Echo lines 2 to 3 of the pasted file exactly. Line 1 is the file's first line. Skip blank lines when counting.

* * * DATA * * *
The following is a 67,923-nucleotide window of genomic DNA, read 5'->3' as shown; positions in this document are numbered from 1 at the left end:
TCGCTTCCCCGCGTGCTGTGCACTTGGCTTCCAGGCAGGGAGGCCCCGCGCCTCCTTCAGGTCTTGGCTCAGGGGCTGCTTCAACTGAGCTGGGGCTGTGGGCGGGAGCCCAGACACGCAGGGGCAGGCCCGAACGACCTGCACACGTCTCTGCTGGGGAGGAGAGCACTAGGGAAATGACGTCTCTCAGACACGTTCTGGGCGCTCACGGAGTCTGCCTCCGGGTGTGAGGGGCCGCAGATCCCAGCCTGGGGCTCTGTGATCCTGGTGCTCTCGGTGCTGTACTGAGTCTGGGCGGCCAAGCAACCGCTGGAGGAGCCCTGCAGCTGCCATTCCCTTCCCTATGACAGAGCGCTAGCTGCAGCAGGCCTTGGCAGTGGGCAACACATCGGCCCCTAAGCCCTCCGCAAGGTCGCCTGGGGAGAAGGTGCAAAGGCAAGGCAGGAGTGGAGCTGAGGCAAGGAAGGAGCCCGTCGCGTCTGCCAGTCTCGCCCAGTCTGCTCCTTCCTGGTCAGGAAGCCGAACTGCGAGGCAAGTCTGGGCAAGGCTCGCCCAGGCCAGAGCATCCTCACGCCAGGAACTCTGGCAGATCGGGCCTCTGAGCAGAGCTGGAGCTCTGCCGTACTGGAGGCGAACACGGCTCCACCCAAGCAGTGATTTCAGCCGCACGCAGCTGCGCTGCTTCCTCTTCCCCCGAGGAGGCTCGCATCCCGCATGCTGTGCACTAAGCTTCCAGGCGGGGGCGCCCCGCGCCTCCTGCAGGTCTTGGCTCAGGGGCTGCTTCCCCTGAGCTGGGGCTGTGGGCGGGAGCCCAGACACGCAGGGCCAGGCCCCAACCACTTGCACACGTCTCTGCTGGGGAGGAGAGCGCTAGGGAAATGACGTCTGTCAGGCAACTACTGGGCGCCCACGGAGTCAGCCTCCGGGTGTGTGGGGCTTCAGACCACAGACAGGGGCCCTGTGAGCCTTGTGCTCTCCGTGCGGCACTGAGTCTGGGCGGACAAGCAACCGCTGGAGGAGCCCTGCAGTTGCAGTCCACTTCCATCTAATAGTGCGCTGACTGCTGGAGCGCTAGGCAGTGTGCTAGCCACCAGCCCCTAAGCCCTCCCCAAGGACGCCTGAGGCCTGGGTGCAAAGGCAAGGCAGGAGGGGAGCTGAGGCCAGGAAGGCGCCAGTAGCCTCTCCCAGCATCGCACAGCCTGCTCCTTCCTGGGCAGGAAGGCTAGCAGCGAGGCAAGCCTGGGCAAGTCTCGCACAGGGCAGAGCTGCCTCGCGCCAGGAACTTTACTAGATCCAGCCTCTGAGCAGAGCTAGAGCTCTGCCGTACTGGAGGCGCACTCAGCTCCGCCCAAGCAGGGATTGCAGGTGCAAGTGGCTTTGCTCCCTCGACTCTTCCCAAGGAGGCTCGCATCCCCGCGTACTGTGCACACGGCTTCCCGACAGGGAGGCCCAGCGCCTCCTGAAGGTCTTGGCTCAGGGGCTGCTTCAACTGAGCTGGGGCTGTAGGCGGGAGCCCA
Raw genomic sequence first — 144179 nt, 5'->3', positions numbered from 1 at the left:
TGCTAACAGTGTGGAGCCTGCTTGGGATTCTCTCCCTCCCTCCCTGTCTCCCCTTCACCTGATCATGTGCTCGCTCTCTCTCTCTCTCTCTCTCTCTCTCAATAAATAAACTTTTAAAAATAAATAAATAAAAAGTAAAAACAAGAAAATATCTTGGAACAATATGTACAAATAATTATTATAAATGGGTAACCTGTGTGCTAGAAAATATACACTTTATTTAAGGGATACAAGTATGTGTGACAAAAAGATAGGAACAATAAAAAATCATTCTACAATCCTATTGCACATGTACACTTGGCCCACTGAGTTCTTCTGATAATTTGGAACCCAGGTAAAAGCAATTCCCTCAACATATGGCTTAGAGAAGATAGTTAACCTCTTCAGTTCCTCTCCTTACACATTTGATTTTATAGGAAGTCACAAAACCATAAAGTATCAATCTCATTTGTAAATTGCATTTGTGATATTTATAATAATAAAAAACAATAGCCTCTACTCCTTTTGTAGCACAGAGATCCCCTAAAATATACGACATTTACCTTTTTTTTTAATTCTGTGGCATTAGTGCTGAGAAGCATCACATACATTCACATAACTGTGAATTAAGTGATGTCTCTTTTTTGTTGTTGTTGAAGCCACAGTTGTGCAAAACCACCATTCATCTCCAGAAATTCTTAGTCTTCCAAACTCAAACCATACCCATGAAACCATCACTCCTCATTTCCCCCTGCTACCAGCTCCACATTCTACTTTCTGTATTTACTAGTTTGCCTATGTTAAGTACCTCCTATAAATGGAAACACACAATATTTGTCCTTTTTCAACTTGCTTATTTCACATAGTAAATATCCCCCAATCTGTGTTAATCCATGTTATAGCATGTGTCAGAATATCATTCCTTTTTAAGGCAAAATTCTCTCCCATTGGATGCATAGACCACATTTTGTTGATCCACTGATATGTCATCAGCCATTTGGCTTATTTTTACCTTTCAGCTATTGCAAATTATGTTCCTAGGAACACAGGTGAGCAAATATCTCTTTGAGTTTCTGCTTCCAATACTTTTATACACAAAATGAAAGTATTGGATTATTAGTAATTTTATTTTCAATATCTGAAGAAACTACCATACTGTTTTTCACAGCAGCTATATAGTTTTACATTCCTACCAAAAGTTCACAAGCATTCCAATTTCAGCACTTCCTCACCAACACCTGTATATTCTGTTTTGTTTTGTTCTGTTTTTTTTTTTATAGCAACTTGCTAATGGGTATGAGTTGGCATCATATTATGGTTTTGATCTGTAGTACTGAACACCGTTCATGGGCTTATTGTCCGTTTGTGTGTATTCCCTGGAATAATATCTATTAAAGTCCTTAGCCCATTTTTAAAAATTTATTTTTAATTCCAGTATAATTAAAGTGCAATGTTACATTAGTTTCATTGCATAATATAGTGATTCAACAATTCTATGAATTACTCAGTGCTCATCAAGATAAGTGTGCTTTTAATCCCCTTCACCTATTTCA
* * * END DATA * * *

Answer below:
TCGCTTCCCCGCGTGCTGTGCACTTGGCTTCCAGGCAGGGAGGCCCCGCGCCTCCTTCAGGTCTTGGCTCAGGGGCTGCTTCAACTGAGCTGGGGCTGTGGGCGGGAGCCCAGACACGCAGGGGCAGGCCCGAACGACCTGCACACGTCTCTGCTGGGGAGGAGAGCACTAGGGAAATGACGTCTCTCAGACACGTTCTGGGCGCTCACGGAGTCTGCCTCCGGGTGTGAGGGGCCGCAGATCCCAGCCTGGGGCTCTGTGATCCTGGTGCTCTCGGTGCTGTACTGAGTCTGGGCGGCCAAGCAACCGCTGGAGGAGCCCTGCAGCTGCCATTCCCTTCCCTATGACAGAGCGCTAGCTGCAGCAGGCCTTGGCAGTGGGCAACACATCGGCCCCTAAGCCCTCCGCAAGGTCGCCTGGGGAGAAGGTGCAAAGGCAAGGCAGGAGTGGAGCTGAGGCAAGGAAGGAGCCCGTCGCGTCTGCCAGTCTCGCCCAGTCTGCTCCTTCCTGGTCAGGAAGCCGAACTGCGAGGCAAGTCTGGGCAAGGCTCGCCCAGGCCAGAGCATCCTCACGCCAGGAACTCTGGCAGATCGGGCCTCTGAGCAGAGCTGGAGCTCTGCCGTACTGGAGGCGAACACGGCTCCACCCAAGCAGTGATTTCAGCCGCACGCAGCTGCGCTGCTTCCTCTTCCCCCGAGGAGGCTCGCATCCCGCATGCTGTGCACTAAGCTTCCAGGCGGGGGCGCCCCGCGCCTCCTGCAGGTCTTGGCTCAGGGGCTGCTTCCCCTGAGCTGGGGCTGTGGGCGGGAGCCCAGACACGCAGGGCCAGGCCCCAACCACTTGCACACGTCTCTGCTGGGGAGGAGAGCGCTAGGGAAATGACGTCTGTCAGGCAACTACTGGGCGCCCACGGAGTCAGCCTCCGGGTGTGTGGGGCTTCAGACCACAGACAGGGGCCCTGTGAGCCTTGTGCTCTCCGTGCGGCACTGAGTCTGGGCGGACAAGCAACCGCTGGAGGAGCCCTGCAGTTGCAGTCCACTTCCATCTAATAGTGCGCTGACTGCTGGAGCGCTAGGCAGTGTGCTAGCCACCAGCCCCTAAGCCCTCCCCAAGGACGCCTGAGGCCTGGGTGCAAAGGCAAGGCAGGAGGGGAGCTGAGGCCAGGAAGGCGCCAGTAGCCTCTCCCAGCATCGCACAGCCTGCTCCTTCCTGGGCAGGAAGGCTAGCAGCGAGGCAAGCCTGGGCAAGTCTCGCACAGGGCAGAGCTGCCTCGCGCCAGGAACTTTACTAGATCCAGCCTCTGAGCAGAGCTAGAGCTCTGCCGTACTGGAGGCGCACTCAGCTCCGCCCAAGCAGGGATTGCAGGTGCAAGTGGCTTTGCTCCCTCGACTCTTCCCAAGGAGGCTCGCATCCCCGCGTACTGTGCACACGGCTTCCCGACAGGGAGGCCCAGCGCCTCCTGAAGGTCTTGGCTCAGGGGCTGCTTCAACTGAGCTGGGGCTGTAGGCGGGAGCCCA
Raw genomic sequence first — 144179 nt, 5'->3', positions numbered from 1 at the left: